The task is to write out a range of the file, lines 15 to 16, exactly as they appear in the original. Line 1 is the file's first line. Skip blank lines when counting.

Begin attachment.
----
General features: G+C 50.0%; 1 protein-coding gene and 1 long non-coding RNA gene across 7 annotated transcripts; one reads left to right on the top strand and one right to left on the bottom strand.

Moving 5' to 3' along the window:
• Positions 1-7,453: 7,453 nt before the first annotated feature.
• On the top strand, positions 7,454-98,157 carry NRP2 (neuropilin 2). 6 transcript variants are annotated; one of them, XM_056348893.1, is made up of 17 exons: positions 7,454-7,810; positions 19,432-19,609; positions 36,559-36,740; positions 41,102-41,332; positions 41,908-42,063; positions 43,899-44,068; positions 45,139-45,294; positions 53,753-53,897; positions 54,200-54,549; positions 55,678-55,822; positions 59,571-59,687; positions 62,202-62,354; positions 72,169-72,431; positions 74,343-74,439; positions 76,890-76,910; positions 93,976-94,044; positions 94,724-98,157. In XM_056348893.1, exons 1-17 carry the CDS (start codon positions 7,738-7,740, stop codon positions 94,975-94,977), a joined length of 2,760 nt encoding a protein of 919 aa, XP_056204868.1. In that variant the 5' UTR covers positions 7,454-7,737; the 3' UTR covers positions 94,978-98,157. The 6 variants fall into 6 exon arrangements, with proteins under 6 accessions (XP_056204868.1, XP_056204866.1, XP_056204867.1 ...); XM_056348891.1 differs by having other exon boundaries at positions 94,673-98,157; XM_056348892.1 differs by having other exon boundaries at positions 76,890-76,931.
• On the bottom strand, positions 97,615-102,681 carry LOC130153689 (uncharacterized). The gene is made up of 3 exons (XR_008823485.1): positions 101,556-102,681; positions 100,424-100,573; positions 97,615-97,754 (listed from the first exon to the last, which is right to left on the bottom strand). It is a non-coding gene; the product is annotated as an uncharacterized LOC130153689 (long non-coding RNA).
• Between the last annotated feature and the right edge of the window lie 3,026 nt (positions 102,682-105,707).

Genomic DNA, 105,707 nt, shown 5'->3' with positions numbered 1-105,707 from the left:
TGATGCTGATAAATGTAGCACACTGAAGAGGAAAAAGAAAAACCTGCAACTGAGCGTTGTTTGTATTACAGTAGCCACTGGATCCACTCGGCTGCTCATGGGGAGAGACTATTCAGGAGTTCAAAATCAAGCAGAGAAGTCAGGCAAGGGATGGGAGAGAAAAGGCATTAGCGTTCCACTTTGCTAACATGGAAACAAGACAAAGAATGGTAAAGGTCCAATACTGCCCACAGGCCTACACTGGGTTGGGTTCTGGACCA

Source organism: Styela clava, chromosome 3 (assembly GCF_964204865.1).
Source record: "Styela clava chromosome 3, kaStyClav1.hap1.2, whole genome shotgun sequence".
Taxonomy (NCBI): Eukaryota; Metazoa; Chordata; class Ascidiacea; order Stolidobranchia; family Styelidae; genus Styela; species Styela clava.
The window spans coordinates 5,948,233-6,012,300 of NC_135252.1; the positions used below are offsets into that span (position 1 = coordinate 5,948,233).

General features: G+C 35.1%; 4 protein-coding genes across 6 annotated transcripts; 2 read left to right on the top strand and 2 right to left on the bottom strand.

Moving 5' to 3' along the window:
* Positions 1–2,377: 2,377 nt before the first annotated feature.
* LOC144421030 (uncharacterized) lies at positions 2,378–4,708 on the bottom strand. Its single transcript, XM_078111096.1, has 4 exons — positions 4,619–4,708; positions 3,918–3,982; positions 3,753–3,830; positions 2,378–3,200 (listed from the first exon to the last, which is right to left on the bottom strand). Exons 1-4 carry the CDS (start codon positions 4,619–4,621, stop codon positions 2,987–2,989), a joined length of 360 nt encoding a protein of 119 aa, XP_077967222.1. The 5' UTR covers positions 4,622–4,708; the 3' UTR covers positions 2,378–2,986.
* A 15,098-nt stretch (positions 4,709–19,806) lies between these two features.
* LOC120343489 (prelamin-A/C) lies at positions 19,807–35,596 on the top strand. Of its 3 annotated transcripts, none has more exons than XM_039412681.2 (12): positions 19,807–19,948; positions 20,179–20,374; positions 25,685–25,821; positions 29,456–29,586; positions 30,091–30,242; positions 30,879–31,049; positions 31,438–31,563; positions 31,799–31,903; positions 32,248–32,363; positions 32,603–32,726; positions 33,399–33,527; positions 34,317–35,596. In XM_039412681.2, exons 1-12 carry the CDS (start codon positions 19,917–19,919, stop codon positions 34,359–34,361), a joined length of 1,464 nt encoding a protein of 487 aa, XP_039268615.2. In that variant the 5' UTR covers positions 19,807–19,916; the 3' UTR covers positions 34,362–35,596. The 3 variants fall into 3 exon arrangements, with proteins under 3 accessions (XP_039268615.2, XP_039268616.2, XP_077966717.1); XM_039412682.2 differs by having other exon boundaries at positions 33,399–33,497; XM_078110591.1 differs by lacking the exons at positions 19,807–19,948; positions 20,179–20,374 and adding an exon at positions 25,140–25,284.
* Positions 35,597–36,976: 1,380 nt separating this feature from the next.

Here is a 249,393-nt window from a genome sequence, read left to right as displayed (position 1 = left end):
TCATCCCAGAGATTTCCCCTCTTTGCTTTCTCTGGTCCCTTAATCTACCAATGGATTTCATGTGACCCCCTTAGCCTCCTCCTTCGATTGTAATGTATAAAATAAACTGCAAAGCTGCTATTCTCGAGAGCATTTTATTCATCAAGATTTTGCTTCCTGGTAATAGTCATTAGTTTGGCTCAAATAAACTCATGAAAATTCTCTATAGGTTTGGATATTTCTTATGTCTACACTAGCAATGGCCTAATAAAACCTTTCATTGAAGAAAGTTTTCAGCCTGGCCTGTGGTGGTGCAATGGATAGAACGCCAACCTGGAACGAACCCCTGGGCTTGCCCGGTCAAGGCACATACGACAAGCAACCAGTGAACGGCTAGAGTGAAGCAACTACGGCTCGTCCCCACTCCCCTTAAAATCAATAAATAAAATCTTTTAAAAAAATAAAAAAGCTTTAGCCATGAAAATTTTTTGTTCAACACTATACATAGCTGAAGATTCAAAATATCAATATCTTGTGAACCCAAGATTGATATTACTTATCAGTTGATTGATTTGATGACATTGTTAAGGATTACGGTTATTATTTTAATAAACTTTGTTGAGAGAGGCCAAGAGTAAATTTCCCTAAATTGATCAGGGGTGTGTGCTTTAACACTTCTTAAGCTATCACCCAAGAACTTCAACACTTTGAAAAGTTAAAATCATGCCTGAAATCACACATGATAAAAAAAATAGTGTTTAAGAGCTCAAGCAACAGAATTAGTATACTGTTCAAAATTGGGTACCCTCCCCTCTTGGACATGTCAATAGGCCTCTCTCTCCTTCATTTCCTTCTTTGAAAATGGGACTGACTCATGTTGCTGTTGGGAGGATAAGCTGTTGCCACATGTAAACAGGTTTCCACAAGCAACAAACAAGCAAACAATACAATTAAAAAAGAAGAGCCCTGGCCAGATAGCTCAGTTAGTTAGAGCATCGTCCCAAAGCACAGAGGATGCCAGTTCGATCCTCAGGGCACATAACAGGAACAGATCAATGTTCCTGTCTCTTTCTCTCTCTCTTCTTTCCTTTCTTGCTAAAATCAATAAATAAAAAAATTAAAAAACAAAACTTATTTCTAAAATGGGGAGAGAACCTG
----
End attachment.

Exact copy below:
* Positions 1–2,377: 2,377 nt before the first annotated feature.
* LOC144421030 (uncharacterized) lies at positions 2,378–4,708 on the bottom strand. Its single transcript, XM_078111096.1, has 4 exons — positions 4,619–4,708; positions 3,918–3,982; positions 3,753–3,830; positions 2,378–3,200 (listed from the first exon to the last, which is right to left on the bottom strand). Exons 1-4 carry the CDS (start codon positions 4,619–4,621, stop codon positions 2,987–2,989), a joined length of 360 nt encoding a protein of 119 aa, XP_077967222.1. The 5' UTR covers positions 4,622–4,708; the 3' UTR covers positions 2,378–2,986.